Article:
“I want to induce weak contact,” says Sommer of the cutter. “It’s a good pitch in counts where someone is hunting a fastball.
“You get them off thinking they’re in a dead-red fastball count.”
The change-up is where Sommer gets strikeouts in the bottom of the strike zone.
“It spins sideways and drops off the table,” says Sommer. “There is vertical depth and halo spin. It’s the opposite of a gyro ball.”
Sommer mixes in his curve to let hitters know that’s a part of his arsenal.

Talking Hoosier Baseball Podcast chat with Tommy Sommer
Tommy Sommer (Indiana University Photo)
Tommy Sommer (Indiana University Photo)
Tommy Sommer (left) and head coach Jeff Mercer (Indiana University Photo)
Indiana University —2019 Big Ten Conference baseball champions.
Tommy Sommer (Indiana University Photo)
Tommy Sommer (Indiana University Photo)
Tommy Sommer with the 2019 Big Ten Conference championship trophy. (Indiana University Photo)
The Hoosiers mug with the 2019 Big Ten Conference baseball championship trophy.
Tommy Sommer (Indiana University Photo)
Tommy Sommer (Indiana University Photo)
Tommy Sommer (Indiana University Photo)
Tommy Sommer (Indiana University Photo)
Tommy Sommer (Indiana University Image)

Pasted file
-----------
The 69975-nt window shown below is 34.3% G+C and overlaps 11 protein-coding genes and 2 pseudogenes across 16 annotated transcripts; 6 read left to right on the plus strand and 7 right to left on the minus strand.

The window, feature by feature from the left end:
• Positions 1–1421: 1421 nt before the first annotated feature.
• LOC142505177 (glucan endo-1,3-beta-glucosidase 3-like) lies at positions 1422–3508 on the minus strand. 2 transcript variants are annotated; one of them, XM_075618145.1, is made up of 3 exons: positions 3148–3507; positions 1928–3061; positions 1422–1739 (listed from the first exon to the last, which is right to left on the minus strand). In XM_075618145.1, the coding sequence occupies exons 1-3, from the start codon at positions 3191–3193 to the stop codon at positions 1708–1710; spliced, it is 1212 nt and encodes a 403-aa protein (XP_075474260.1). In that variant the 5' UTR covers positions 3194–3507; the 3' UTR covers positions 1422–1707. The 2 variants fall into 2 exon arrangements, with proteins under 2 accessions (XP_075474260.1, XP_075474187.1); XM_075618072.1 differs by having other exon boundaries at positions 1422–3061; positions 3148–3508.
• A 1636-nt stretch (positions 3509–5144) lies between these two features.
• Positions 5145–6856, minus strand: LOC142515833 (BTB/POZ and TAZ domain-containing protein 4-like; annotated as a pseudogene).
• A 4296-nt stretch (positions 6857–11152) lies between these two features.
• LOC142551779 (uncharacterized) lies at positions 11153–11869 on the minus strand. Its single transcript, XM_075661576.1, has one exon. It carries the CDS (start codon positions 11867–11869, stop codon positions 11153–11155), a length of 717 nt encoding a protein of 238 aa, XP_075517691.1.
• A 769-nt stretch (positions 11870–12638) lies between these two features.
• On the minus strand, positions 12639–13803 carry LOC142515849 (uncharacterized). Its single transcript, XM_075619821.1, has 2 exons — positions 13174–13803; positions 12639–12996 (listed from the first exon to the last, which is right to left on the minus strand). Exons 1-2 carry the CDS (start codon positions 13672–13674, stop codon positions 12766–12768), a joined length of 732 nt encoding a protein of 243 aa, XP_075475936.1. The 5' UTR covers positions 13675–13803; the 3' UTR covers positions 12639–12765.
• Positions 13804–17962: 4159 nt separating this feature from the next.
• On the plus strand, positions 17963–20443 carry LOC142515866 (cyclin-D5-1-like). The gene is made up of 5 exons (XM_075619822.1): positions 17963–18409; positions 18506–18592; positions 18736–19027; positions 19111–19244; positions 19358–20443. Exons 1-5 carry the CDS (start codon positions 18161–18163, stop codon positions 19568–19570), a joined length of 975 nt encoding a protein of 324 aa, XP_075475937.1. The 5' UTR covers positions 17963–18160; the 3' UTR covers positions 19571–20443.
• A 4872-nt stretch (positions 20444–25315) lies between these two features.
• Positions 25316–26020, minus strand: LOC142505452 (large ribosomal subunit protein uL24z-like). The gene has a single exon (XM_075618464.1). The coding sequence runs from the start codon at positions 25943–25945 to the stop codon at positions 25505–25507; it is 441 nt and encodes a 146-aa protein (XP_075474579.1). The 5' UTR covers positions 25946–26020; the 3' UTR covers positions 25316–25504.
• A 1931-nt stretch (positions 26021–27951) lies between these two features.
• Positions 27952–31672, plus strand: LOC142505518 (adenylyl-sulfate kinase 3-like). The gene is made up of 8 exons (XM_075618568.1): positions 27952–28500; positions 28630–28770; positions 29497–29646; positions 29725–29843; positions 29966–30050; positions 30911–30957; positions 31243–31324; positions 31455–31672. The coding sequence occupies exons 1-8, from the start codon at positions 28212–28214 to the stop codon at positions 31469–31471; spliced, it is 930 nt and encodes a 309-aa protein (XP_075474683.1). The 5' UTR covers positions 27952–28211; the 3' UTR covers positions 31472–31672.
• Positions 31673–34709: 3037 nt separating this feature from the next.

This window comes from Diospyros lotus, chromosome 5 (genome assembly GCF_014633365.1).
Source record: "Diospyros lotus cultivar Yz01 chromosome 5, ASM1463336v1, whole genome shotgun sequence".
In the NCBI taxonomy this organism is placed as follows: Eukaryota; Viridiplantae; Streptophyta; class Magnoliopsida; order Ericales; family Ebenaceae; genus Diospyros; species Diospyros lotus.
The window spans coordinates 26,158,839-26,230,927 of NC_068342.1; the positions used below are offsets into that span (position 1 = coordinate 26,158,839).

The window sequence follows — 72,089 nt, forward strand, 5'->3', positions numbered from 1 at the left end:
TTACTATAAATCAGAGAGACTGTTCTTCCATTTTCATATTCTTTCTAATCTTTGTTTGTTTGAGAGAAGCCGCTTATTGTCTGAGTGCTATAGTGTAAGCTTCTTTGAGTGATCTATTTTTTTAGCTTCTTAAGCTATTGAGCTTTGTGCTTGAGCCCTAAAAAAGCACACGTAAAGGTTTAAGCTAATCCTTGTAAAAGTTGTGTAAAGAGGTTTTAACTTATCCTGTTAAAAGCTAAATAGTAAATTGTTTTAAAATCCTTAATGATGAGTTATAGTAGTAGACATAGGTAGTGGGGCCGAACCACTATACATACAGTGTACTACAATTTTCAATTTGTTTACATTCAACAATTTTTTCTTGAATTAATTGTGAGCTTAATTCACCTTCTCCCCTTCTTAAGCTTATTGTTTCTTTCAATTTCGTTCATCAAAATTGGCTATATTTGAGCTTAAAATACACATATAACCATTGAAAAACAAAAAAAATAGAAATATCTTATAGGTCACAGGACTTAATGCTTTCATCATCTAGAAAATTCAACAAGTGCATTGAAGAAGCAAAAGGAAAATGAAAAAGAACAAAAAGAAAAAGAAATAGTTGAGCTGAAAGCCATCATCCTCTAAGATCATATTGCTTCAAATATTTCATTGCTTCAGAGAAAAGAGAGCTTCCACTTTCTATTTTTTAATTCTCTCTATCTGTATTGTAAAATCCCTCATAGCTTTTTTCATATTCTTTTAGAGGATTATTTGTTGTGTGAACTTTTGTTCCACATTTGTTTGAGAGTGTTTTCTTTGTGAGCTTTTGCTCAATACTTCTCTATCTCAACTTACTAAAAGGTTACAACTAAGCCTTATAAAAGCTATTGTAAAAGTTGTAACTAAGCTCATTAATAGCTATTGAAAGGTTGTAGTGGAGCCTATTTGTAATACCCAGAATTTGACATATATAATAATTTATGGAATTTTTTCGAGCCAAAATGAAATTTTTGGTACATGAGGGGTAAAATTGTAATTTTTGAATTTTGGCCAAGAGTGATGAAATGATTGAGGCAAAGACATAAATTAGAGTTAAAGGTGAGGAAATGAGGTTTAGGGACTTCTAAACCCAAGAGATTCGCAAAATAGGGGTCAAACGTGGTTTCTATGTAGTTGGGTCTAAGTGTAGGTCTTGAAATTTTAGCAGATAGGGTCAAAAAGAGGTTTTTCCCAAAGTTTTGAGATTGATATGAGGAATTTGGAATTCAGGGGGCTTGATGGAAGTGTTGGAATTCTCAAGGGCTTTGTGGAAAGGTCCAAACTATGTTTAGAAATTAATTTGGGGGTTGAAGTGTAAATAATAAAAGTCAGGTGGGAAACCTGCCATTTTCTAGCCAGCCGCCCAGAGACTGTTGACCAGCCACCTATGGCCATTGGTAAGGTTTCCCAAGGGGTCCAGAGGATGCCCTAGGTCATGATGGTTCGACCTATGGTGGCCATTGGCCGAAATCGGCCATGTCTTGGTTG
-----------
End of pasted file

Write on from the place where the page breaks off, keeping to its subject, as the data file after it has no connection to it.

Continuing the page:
Hug and hardware of Tommy Sommer.
Tommy Sommer (Indiana University Photo)
Tommy Sommer (Indiana University Photo)
Susie, Tommy and Juergen Sommer.






Former Northrop, Cincinnati lefty Schoenle signs as free agent with Chicago White Sox organization

By STEVE KRAH
http://www.IndianaRBI.com

Garrett Schoenle was a very good passer during his football days at Fort Wayne (Ind.) Northrop High School.
On the strength of Schoenle’s left arm, head coach Jason Doerffler had his Bruins go to the air often.
“We spread it out and threw 40 passes a game,” says Schoenle. “I was baseball player who could throw it and we tried to use that to our advantage.”
When the 2017 Northrop graduate left the program he was the all-time leader in passing yards and completions.
Heading into his junior baseball season, Schoenle had gotten no offers for the diamond. But some bigger schools were interested in him for the gridiron.
Schoenle, who also played two years of high school basketball, really began attracting college baseball teams in the spring of 2016 when he was the News-Sentinel Player of the Year and on the American Family Insurance/All-Indiana Team. He helped Northrop go 20-5 overall and 14-0 in the Summit Athletic Conference while winning the IHSAA Class 4A Fort Wayne Carroll Sectional.
Southpaw Schoenle was the 2017 Gatorade Indiana High School Baseball Player of the Year and an Indiana High School Baseball Coaches Association North-South All-Star.
The Cincinnati Reds selected him in the 30th round of the 2017 Major League Baseball First-Year Player Draft, but Schoenle was offered the chance to pitch at the University of Cincinnati by then-Bearcats head coach Ty Neal and went the college route.